The plan was to remove the engine and box complete. I had debated if this was the best way and came to the conclusion that it will be easiest to deal with the various bits we need to swap over (such as fitting the shifter cables which is a ballache with the engine in place), and if I choose to do the cambelt and waterpump at the same time this would be a lot easier than in the car. Having the engine out of the car means we wouldn't have to try deadlifting the gearbox up onto the engine from under the car and line it up. That's never fun.

Sunday
The day before we were due to pull the engine out I had a list of jobs to do to prepare the car for the work. The main one was to strip all the interior dash trims out to gain access to the pedals and center console/shifter. Taking it out now means not having to do it at the lockup.

To remove the panels the first part that needs to go is the center console with armrest. This is held in with two 10mm bolts in the armrest storage area, and two screws on the side. Under this was festy (this is a word you will hear a lot when I'm talking about the interior of this car...). Much crumbs.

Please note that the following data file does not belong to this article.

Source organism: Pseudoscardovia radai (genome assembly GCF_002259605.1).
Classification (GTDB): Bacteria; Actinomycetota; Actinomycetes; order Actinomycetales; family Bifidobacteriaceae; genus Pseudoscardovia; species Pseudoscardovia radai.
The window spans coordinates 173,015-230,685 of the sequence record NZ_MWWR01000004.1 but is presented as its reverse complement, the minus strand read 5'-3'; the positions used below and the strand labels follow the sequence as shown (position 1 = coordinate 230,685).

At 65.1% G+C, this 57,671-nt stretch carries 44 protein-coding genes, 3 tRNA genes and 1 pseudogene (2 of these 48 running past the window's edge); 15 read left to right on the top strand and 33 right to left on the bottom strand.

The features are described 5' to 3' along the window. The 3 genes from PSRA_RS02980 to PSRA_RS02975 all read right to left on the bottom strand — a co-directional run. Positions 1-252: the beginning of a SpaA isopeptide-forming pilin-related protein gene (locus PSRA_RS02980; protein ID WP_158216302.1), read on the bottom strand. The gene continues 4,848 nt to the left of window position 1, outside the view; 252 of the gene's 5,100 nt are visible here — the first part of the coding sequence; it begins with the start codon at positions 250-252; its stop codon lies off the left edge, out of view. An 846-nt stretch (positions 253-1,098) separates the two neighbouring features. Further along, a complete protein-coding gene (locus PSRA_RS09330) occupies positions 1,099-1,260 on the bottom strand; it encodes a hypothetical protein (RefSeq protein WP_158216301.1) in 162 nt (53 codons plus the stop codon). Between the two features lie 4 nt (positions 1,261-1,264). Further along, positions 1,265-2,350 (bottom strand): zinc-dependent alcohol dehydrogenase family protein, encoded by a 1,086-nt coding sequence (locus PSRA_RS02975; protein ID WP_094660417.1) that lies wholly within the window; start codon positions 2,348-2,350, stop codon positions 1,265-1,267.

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Next, the center stack needs to come out. To do this remove the three climate knobs, and the recirc slider and then remove the two screws behind the far knobs.

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The center stack will just pull out after that. Its held in with some clips at the top so might take some pulling. Be aware there is some wiring going to the cigarette lighter socket, and that will need disconnecting.

This leaves you with the bare climate control and whatever is in the center area (a useless CD player and single DIN pocket in my case)

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Now remove the contents of the center stack, usually a double din bin. There are four screws securing it. This reveals the ECU (and lots of festy as all hell mould from leaking drinks).

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Next the glovebox needs to be removed. This is done by removing the small trim at the bottom of the A pillar that tucks under the kick panel. Behind that panel is a bolt, remove that, along with the screw in the opposite bottom corner of the glovebox panel and then the three screws along the top edge of the glovebox when open. The glovebox will pull free.